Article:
BioNTech CEO Says COVID Vaccine Producers Can Supply Entire World in Next Year

Vaccine producers can supply the entire world within the next year, the CEO of BioNTech said Monday.

Ugur Sahin said his German pharmaceutical company, along with U.S.-based Pfizer, have already delivered vaccines to over 90 countries.

"We believe, together with the other vaccine developers, in the next 9 to 12 months, that there will be more than enough vaccines produced and there is absolutely no need for waiving patents," Sahin said during a call with investors.

"We have now scaled the manufacturing capacity up to 3 billion doses in 2021, and more than 40% of these doses are expected to go to middle- and low-income countries."

For more reporting from the Associated Press, see below.

German Company BioNTech
BioNTech's CEO said Monday that COVID-19 vaccine producers will be able to supply the entire world in the next year. Above, a cleanroom at BioNTech's new manufacturing site on March 27, 2021, in Marburg, central Germany. Thomas Lohnes/AFP via Getty Images

Sahin said Monday that there is no need to waive patents on coronavirus vaccines.

Waiving patents would not ease supply shortages in the coming months, he said, citing the complexity of producing the mRNA-based shot his company developed last year.

Sahin rejected the U.S.-backed proposal to temporarily lift some intellectual property rights for vaccines in order to boost global supply during the ongoing pandemic.

He said his company is working to further expand its manufacturing network with its own sites, such as one now planned in Singapore, and through cooperation with other manufacturers to ensure greater supply while maintaining the quality of the vaccine. But he also noted that rival manufacturers have their own shots either on the market already or in the pipeline.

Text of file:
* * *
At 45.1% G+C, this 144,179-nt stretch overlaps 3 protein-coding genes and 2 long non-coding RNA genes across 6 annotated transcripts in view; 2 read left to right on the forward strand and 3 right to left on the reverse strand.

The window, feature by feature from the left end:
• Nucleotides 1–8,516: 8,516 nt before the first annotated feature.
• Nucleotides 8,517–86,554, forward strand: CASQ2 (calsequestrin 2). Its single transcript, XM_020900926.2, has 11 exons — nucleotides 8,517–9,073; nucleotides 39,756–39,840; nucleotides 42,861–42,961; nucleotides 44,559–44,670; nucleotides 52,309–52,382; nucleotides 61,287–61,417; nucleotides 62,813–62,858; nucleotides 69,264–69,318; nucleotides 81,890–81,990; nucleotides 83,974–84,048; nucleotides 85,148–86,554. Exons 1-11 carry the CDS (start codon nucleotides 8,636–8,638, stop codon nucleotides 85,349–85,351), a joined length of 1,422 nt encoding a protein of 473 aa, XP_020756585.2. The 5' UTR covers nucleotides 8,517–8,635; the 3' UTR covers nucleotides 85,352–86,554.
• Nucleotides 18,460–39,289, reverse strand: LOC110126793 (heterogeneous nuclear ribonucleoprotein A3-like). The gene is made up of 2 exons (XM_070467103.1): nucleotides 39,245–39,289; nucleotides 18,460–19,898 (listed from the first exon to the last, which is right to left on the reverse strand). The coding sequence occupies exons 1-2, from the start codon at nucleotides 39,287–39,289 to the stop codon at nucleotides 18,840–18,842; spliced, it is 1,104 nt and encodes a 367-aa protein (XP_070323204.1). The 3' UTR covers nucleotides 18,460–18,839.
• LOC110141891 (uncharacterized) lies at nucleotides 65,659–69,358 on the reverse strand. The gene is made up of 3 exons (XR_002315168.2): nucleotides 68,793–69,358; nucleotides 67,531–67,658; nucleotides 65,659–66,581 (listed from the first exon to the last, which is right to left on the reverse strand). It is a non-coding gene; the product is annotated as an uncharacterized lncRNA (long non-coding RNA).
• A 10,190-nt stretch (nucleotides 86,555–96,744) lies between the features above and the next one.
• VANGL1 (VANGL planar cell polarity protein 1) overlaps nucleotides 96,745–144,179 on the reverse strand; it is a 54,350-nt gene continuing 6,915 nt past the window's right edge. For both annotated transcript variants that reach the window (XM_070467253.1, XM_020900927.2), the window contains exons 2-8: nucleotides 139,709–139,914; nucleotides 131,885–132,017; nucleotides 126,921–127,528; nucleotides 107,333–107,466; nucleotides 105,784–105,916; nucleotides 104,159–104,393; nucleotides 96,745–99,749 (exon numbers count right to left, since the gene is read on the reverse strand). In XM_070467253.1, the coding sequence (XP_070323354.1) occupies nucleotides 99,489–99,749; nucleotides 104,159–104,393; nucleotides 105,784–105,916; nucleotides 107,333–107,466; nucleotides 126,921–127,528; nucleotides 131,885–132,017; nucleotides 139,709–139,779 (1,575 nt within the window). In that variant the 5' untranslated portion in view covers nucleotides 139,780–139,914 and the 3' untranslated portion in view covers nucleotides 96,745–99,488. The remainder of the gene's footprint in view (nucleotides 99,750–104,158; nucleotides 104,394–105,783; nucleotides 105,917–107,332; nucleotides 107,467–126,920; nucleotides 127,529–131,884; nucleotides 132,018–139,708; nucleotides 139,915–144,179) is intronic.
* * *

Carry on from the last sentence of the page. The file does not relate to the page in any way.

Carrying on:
In a call with investors announcing the company's first-quarter net profit of 1.13 billion euros ($1.37 billion), Sahin said BioNTech and Pfizer, its U.S. partner, more than doubled its forecast production capacity for the year.

Sahin said the company's estimated revenues have sharply increased from January to March, reaching over 2 billion euros compared to 28 million euros during the same time last year.

BioNTech's estimated revenues surged after it launched the first widely used vaccine against COVID-19 together with Pfizer, which holds the market and distribution rights in much of the world.

The Mainz-based company said its revenues included over 1.75 billion euros in gross profits from vaccine sales in Pfizer's territories, and almost 200 million from sales to customers in its region. Based on current orders for some 1.8 billion doses, it expects full-year revenues of 12.4 billion euros in 2021.

BioNTech shares rose by more than 7% to $196.60 in early trading Monday on Nasdaq.

The results are a significant turnaround for the company, which had a net loss of 53 million euros in the first quarter of 2020.

Early last year as the pandemic began, BioNTech pivoted from researching treatments for cancer to developing a vaccine against COVID-19. Like its rival, Moderna, the company's vaccine uses mRNA technology to prime the body's immune system to attack the virus.

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 BioNTech Company Sign
The BioNTech building where the company produces the COVID-19 vaccine, on February 13, 2021, in Marburg, Germany. Michael Probst/AP Photo